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The courtroom shooting of an Atlanta judge just 11 days after the murder of a Chicago federal judge’s family has judges across the nation worried about their safety — and resigned to the notion that the profession they’ve chosen is an inescapably dangerous one. Atlanta Superior Court Judge Rowland Barnes and a court reporter were gunned down Friday after a defendant on trial grabbed a sheriff deputy’s weapon and opened fire. The suspect escaped and later fatally shot a second deputy. The incident came as cries for increased security for federal judges were made in the wake of the killings of Chicago federal judge Joan Humphrey Lefkow’s husband and mother Feb. 28. “This is not a surprise. This was waiting to happen. This was not a question of if, it was a question of when,” says Superior Court Judge Philip Etheridge, who retired in January after 23 years on the Atlanta bench. He says that violent prisoners often were handled by a single deputy who, at times, was equipped insufficiently in terms of training and ability to deal with dangerous situations. “We’re all pretty sobered about what happened up in Chicago,” says U.S. District Judge Sam Sparks, who sits in Austin, Texas. Judge Gladys Kessler of the U.S. District Court for the District of Columbia says some action is needed and that the federal government must get involved. Regarding the Chicago incident, Kessler says, “There have been no public statements that I’m aware from the attorney general, the president or other politicians. It’s very important we have that kind of condemnation issued.” Suddenly, security for state and federal judges has become Topic A in courthouses nationwide. “The last two weeks have shocked the judicial world,” says Deanell Tacha, chief judge of the 10th U.S. Circuit Court of Appeals. This week, Tacha will attend the federal Judicial Conference, where much of the planned agenda is expected to be an afterthought in the wake of the violence. Judge Thomas Hogan, chief judge of the U.S. District Court for the District of Columbia, says he and other judges attending the conference will meet in closed-door sessions Monday with Attorney General Alberto Gonzales and Benigno Reyna, director of the U.S. Marshals Service, which handles security for federal judges. “All the judges have expressed concern in light of the type of cases we have,” Hogan says. But the disparate facts at the center of the Atlanta and Chicago cases point out the difficulty of a solution. Barnes was murdered abruptly, in the open, with a weapon that wasn’t smuggled into the courthouse, but was grabbed from a deputy. In Chicago, Lefkow’s husband and mother were slain after the suspect allegedly broke into her house and waited for the judge to come home. “In these situations, it’s virtually impossible to protect against violence,” says Kessler. “You go about your business, do your daily job, take reasonable precautions, and that’s about all you really can do.” David Sacks, spokesman for the U.S. Marshals Service, says federal judges have largely been safe during the service’s 216-year history. Right now, there are roughly 1,900 deputy U.S. marshals. The president’s 2006 budget requests about $7.4 million to add 65 new deputy U.S. marshals to provide judicial and courtroom security. The Marshals Service estimates it records 700 threats and inappropriate communications to judicial officials each year. Of those, approximately 20 per year are serious enough to require the service to provide a protective detail, and about a dozen of those require around-the-clock protection, the service says. “I would say we have a very, very good record,” Sacks says. “Not to belittle the situations in Atlanta and Chicago, but it’s been a long time since something has come up, and there are thousands of cases being handled by the federal courts.” Sacks says that since the Chicago shootings, there hasn’t been a large outcry from federal judges requesting 24-hour marshal protection. He says judges are aware of the dangers of the job. “This isn’t Mayberry,” Sacks says. “If you’re in federal court, it’s likely you did something heinous.” And judges in D.C. Superior Court, who are also protected by the Marshals Service, don’t seem ready to see their court become a fortress. “It doesn’t make me nervous,” says Judge Michael Rankin. “The court has to be an open building and has to be accessible to the public. We can’t go overboard with security. There are some people who are quite simply deranged.” D.C. Superior Court Judge Herbert Dixon Jr., chair-elect of the National Conference of State Trial Judges, says, “This is a reminder of the type of danger that is in our society,” adding, “I am no more nervous now than I am as a citizen of the street.” After the Chicago murders, Sen. Richard Durbin, D-Ill., sent a letter to Attorney General Gonzales requesting a review of security procedures. The Justice Department referred questions last week about courthouse security to the Marshals Service. In a statement issued March 11, Robert Grey Jr., president of the American Bar Association, said, “We must do everything in our power to make sure our courts are secure and safe, including considering providing home security systems for every judge.” The ABA also called on Congress to extend the law that allows federal judges to remove information from financial disclosure forms that could endanger them. The law is scheduled to expire in December. A spokesperson for Sen. Patrick Leahy, D-Vt., the ranking minority member of the Senate Judiciary Committee, said no new security measures were being considered, but that the Atlanta and Chicago incidents could change that. CHANGED CIRCUMSTANCES Barnes, 64, was named to the Fulton County Superior Court bench in 1998. He drew national attention last month when he took the unusual step of ordering a mother of seven who pleaded guilty to killing her 5-week-old daughter to be sterilized to prevent her from having more children. “We lost a person who could teach people how to be a judge,” says attorney and former law enforcement officer Dennis Scheib, who was in a nearby courtroom during the shooting. Scheib says he has complained repeatedly about a lack of trained security personnel at the courthouse. Barnes’ killing came less than two weeks after the husband and elderly mother of Judge Lefkow were shot to death in her Chicago home. A man whose medical malpractice lawsuit was dismissed by Lefkow committed suicide last week and left a note saying he was the killer. While the Chicago slayings seem to be the kind most difficult for judges and marshals to guard against, the Atlanta murders are a different situation. In the Fulton County, Ga., courthouse where the shootings occurred, the deputy in the courtroom was armed with a service weapon. But in federal court, all agents, deputies and other law enforcement personnel must check their weapons in a locker. Only the marshals who provide security for the federal courthouse are armed. Inside federal courtrooms, the security officers who monitor trials are unarmed so that defendants or spectators can’t make a play for an officer’s gun. “That has turned out to be an extremely wise decision,” says D.C.’s Kessler. That’s also the case in some local jurisdictions. A court spokeswoman in Miami-Dade County, Fla., says bailiffs and courtroom deputies in county courts are unarmed. However, each courthouse has special “police liaisons” who are armed and ready to respond to emergencies. The spokeswoman confirms that law enforcement personnel from cities around Miami-Dade may come into the courthouse armed, but only if they demonstrate they have taken a “weapons retention training” course. Most police departments around the state require this as part of officers’ police training. Despite the precautions, at least one South Florida judge took safety into his own hands. The late U.S. District Judge Norman Roettger Jr., who sat in Fort Lauderdale, carried a gun beneath his judicial robes. Roettger, who died of a heart attack in 2003, presided over the murder conspiracy trials of religious cult leader Yahweh Ben Yahweh and a number of followers. Robert Brandt, the supervisory deputy of the U.S. Marshals Service in charge of D.C. Superior Court, says that marshals who handle prisoners don’t carry weapons “to prevent exactly what happened in Atlanta.” Brandt says 140 deputies work in Superior Court, and their placement varies depending upon staffing and cases. “We have a vigilant security profile all of the time,” he says. In the state of New York, although every criminal courtroom is manned by armed court officers, those who come into physical contact with defendants never carry firearms, says Dennis Quirk, president of the New York State Court Officers Association. “We make them check their guns,” he says. Officers who do carry the standard .9 mm gun hold them in theft-proof, double-snap holsters, he adds. San Francisco Sheriff Michael Hennessey, whose department is responsible for courtroom security at that city’s criminal and civil courthouses, says he has had a number of “heated discussions” about security with judges in the past. Years ago, he says, one presiding judge even threatened to hold him in contempt of court if he didn’t provide enough deputies to secure the courts. “It’s an ongoing debate,” the sheriff says. “We are providing good security with what we have, but we don’t have enough staff to be top-notch.” ON THE FRONT LINES While the incidents in Chicago and Atlanta have drawn public attention to courtroom security, there have been earlier threats against judges.Just last month, outside a courthouse in Tyler, Texas, a man angry about being sued for unpaid child support opened fire with an AK-47 assault rifle, killing his ex-wife and a man trying to help the couple’s adult son. The shooter was later killed in a gun battle with police officers. And a federal judge in Tyler earlier this month added almost 22 years to the sentence of a state prison inmate who sent letters graphically detailing his plans to murder another judge and two prosecutors. “Our whole goal is to try to deter them,” says U.S. Attorney Richard Roper of Dallas, whose office prosecuted William Earl Hill for sending letters in which Hill threatened to torture and kill U.S. District Judge Richard Schell and two Assistant U.S. Attorneys. “Threats are part of our daily lives,” says Judge Sparks of Texas, who has served on the federal bench since 1991. In April 2004, a 24-year-old defendant was shot by a sheriff’s deputy while lunging at a Philadelphia judge after the judge sentenced him to a prison term. Police officials say the 6-foot-3-inch, 285-pound Shawn Frazier responded to his sentence by flipping over the defense counsel table and chasing after the judge, Gary Glazer, who ran out of the room to safety with Frazier in pursuit. When Frazier reached the door, the deputy fired a single shot into the defendant’s lower back. D.C.’s Kessler speaks about an incident that took place in her federal courtroom in 1996: Murder defendant Harold Cunningham Jr. smuggled a knife into the courtroom in a wheelchair during a multidefendant armed robbery case and stabbed a government witness in front of the jury. “That was of enormous concern to everyone,” Kessler says. “Over the years, I have only been concerned [for my safety] two or three times.” Chief Judge Hogan of the D.C. federal trial bench says he and his family came under close watch by marshals in 1985 after a threat was lodged against him by a Colombian drug cartel. Hogan says he was unaware of the threat until agents were stationed outside his home. He says he was under special protection for about a month. Three federal judges were assassinated in the 20th century. Charles Harrelson, the father of actor Woody Harrelson, is serving two life sentences for the 1979 murder of U.S. District Judge John Wood outside the judge’s San Antonio, Texas, home. In 1989, a mail bomb claimed the life of Judge Robert Vance of the 11th U.S. Circuit Court of Appeals at his home in a Birmingham, Ala., suburb. And in 1988, a former police officer shot and killed U.S. District Judge Richard Daronco as he worked in the yard of his Pelham Heights, N.Y., home. WATCHFUL EYES Kessler says that certain kinds of cases pose more risks than others — and not the ones that would seem to pose the biggest threat. “In criminal cases, the procedures for the security of everyone is thorough. They are thought out in advance and are usually effective,” she says, adding that it’s “the noncriminal cases, such as domestic relations, domestic violence and traffic” where situations become unpredictable and sometimes violent. “Traffic courts are the most volatile courtrooms that exist,” she says. Judge Charles Breyer, who sits on the U.S. District Court for the Northern District of California, worries about litigants who represent themselves without benefit of a lawyer. “They’re the ones that present the risk because defendants feel very strongly about cases and take them personally,” says Breyer, brother of U.S. Supreme Court Justice Stephen Breyer. “They don’t have a lawyer’s perspective on it.” Breyer makes a practice of never handing down a decision in this type of case in front of the litigant. Mary Cheh, a professor at George Washington University Law School and former Assistant U.S. Attorney in the District, worries that the shootings in Atlanta and Chicago could lead to copycat crimes. “These kind of things generate their own repeat behavior,” Cheh says. “The truth is, a lot of people walk away from a courthouse feeling hard done by. If they’re unstable, their first line of attack could be the judge.”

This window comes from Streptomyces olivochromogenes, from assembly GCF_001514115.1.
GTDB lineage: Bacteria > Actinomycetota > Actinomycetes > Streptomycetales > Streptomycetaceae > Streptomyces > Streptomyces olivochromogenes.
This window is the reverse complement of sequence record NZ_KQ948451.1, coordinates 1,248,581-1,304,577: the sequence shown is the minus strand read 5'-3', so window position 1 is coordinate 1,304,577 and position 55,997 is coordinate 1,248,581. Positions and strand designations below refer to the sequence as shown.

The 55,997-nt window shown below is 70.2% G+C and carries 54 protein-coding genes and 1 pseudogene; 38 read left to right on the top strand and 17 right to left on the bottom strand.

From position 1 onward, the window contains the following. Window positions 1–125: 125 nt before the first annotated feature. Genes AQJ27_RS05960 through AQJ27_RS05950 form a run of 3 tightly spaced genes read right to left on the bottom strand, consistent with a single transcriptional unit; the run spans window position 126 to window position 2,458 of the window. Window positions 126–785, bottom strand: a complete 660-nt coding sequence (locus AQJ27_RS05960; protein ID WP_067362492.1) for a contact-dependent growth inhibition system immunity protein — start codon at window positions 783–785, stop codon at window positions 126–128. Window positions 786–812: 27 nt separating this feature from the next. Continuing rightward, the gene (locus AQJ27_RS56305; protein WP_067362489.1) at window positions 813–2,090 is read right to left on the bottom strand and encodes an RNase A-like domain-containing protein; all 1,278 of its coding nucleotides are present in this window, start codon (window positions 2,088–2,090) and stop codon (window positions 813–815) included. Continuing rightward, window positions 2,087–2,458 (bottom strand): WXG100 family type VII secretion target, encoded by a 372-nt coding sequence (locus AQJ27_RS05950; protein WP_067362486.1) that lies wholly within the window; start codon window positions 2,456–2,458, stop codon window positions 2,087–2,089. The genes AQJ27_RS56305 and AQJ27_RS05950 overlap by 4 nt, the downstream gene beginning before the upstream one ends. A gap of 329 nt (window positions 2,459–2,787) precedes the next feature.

This article was written by Legal Times Managing Editor James Oliphant. Information for the article was gathered by reporters at The Fulton County Daily Report, The Legal Intelligencer, Legal Times, The Miami Daily Business Review, The New York Law Journal, The Recorder and Texas Lawyer.